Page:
"There is no one in the United States over the age of 18 who cannot be indicted for some federal crime," said John Baker, a retired Louisiana State University law professor who has also tried counting the number of new federal crimes created in recent years. "That is not an exaggeration."

Comment: Re:There is no anonymity (Score 1) 110

by anagama (#48882949) Attached to: Barrett Brown, Formerly of Anonymous, Sentenced To 63 Months

Barret Brown didn't do any hacking. He's a reporter. Reporters are fucking supposed to report the news, not keep it secret. This was just an example of the fact if the Feds want to get you, they have criminal code base so large, nobody can even count crimes let alone fit all of that knowledge into a single brain. Of course, not knowing the law is no excuse (unless you are cop), and having no intent to break the is irrelevant. What this boils down to, is the Feds can fuck you up any time they want if they don't like you. It's called tyranny.

[In 1998, the ABA tried to count crimes contained in Federal statutes but gave up estimating the number to be in excess of 3000.]

* * *

None of these studies broached the separate -- and equally complex -- question of crimes that stem from federal regulations, such as, for example, the rules written by a federal agency to enforce a given act of Congress. These rules can carry the force of federal criminal law. Estimates of the number of regulations range from 10,000 to 300,000. None of the legal groups who have studied the code have a firm number.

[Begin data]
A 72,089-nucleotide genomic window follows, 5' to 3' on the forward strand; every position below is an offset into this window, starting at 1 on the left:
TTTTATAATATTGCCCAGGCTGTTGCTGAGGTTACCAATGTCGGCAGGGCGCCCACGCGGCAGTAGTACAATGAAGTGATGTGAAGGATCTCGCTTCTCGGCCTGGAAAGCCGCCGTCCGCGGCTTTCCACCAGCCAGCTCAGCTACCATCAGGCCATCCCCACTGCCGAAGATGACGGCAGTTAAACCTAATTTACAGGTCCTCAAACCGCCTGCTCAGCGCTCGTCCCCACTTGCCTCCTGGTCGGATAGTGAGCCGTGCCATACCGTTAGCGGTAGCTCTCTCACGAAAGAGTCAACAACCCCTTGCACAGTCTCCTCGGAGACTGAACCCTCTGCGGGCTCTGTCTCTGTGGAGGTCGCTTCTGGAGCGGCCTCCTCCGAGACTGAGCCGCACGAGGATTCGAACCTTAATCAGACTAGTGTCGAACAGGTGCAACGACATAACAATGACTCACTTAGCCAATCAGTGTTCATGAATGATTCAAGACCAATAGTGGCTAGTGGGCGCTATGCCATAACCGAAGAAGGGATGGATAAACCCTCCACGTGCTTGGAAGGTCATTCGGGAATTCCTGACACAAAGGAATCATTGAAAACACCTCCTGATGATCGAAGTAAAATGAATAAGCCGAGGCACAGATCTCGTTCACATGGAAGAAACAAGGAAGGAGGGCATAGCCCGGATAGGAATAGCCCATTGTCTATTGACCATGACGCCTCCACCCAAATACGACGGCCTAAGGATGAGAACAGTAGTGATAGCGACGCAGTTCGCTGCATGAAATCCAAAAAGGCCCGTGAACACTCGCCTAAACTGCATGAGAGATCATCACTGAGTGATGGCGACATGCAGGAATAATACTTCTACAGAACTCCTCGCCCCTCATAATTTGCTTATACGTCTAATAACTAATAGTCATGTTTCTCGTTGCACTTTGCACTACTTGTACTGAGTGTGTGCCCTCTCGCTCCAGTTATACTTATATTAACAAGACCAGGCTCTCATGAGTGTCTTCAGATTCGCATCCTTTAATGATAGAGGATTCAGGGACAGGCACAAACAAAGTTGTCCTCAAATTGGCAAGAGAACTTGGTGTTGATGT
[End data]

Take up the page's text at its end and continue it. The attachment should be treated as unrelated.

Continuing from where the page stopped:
"There is no one in the United States over the age of 18 who cannot be indicted for some federal crime," said John Baker, a retired Louisiana State University law professor who has also tried counting the number of new federal crimes created in recent years. "That is not an exaggeration."

http://www.wsj.com/articles/SB...

See also, "Three Felonies a Day: How the Feds Target the Innocent" http://www.amazon.com/Three-Fe...

Comment: Re: Wow... Just "no". (Score 2) 203

by anagama (#48868253) Attached to: Healthcare.gov Sends Personal Data To Over a Dozen Tracking Websites

Are you referring to Obamacare and suggesting that no Republican ever tried to foist it on the whole country?

http://en.wikipedia.org/wiki/R...
(yes, he was a republican)

http://www.salon.com/2013/10/2...

Nixon never really got anywhere with it though -- he had to resign the office. BUT, republicans have wanted to foist this forced subsidization of the private insurance companies crap on us for decades. Now they got it thanks to our Demoplicans.

Comment: Re:Can anyone think of (Score 2) 203

by anagama (#48868109) Attached to: Healthcare.gov Sends Personal Data To Over a Dozen Tracking Websites

I don't know why people keep calling it Obamacare, it's Nixoncare. http://www.salon.com/2013/10/2...

Today's democrats make Nixon look like a pot smoking hippie -- they've managed to engage in more war than he did, more massive surveillance than he did, and give away more money to private corporate interests than even GWB managed to do.

Comment: Re:Useless summary is useless (Score 2) 75

by anagama (#48846063) Attached to: The Free Educational Software GCompris Comes To Android